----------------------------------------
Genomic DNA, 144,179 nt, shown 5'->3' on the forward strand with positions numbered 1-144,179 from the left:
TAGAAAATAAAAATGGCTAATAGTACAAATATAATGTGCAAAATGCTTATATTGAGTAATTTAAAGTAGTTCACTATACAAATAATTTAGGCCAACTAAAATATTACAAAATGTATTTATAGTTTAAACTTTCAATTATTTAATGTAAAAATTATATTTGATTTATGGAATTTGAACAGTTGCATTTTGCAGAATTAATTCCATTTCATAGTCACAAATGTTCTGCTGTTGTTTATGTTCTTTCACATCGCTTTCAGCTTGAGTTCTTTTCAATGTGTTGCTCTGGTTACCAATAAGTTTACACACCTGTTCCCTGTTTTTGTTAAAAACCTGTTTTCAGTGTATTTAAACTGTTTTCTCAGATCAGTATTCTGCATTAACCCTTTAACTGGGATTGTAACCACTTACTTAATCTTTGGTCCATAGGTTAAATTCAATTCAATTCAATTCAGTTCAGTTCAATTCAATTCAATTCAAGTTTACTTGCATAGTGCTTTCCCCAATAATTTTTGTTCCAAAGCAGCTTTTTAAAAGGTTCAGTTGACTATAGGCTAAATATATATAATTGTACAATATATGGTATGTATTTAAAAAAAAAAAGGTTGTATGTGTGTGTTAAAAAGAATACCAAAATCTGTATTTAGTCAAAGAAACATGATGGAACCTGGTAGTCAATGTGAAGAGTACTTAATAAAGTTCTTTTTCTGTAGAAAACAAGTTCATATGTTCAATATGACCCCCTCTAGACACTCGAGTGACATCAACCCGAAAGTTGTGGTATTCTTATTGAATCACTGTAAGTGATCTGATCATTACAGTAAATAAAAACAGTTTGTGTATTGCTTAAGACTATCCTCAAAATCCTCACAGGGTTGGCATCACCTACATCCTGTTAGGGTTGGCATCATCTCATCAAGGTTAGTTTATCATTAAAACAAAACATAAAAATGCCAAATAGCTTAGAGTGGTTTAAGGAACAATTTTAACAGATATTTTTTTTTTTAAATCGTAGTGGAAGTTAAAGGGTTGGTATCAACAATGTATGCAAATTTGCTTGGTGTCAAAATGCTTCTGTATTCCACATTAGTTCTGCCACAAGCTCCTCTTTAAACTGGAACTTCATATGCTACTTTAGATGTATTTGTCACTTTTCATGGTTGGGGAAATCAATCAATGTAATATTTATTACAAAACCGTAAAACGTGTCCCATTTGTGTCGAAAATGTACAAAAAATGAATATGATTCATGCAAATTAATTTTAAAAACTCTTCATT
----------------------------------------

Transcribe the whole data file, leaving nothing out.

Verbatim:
Genomic DNA, 144,179 nt, shown 5'->3' on the forward strand with positions numbered 1-144,179 from the left:
TAGAAAATAAAAATGGCTAATAGTACAAATATAATGTGCAAAATGCTTATATTGAGTAATTTAAAGTAGTTCACTATACAAATAATTTAGGCCAACTAAAATATTACAAAATGTATTTATAGTTTAAACTTTCAATTATTTAATGTAAAAATTATATTTGATTTATGGAATTTGAACAGTTGCATTTTGCAGAATTAATTCCATTTCATAGTCACAAATGTTCTGCTGTTGTTTATGTTCTTTCACATCGCTTTCAGCTTGAGTTCTTTTCAATGTGTTGCTCTGGTTACCAATAAGTTTACACACCTGTTCCCTGTTTTTGTTAAAAACCTGTTTTCAGTGTATTTAAACTGTTTTCTCAGATCAGTATTCTGCATTAACCCTTTAACTGGGATTGTAACCACTTACTTAATCTTTGGTCCATAGGTTAAATTCAATTCAATTCAATTCAGTTCAGTTCAATTCAATTCAATTCAAGTTTACTTGCATAGTGCTTTCCCCAATAATTTTTGTTCCAAAGCAGCTTTTTAAAAGGTTCAGTTGACTATAGGCTAAATATATATAATTGTACAATATATGGTATGTATTTAAAAAAAAAAAGGTTGTATGTGTGTGTTAAAAAGAATACCAAAATCTGTATTTAGTCAAAGAAACATGATGGAACCTGGTAGTCAATGTGAAGAGTACTTAATAAAGTTCTTTTTCTGTAGAAAACAAGTTCATATGTTCAATATGACCCCCTCTAGACACTCGAGTGACATCAACCCGAAAGTTGTGGTATTCTTATTGAATCACTGTAAGTGATCTGATCATTACAGTAAATAAAAACAGTTTGTGTATTGCTTAAGACTATCCTCAAAATCCTCACAGGGTTGGCATCACCTACATCCTGTTAGGGTTGGCATCATCTCATCAAGGTTAGTTTATCATTAAAACAAAACATAAAAATGCCAAATAGCTTAGAGTGGTTTAAGGAACAATTTTAACAGATATTTTTTTTTTTAAATCGTAGTGGAAGTTAAAGGGTTGGTATCAACAATGTATGCAAATTTGCTTGGTGTCAAAATGCTTCTGTATTCCACATTAGTTCTGCCACAAGCTCCTCTTTAAACTGGAACTTCATATGCTACTTTAGATGTATTTGTCACTTTTCATGGTTGGGGAAATCAATCAATGTAATATTTATTACAAAACCGTAAAACGTGTCCCATTTGTGTCGAAAATGTACAAAAAATGAATATGATTCATGCAAATTAATTTTAAAAACTCTTCATT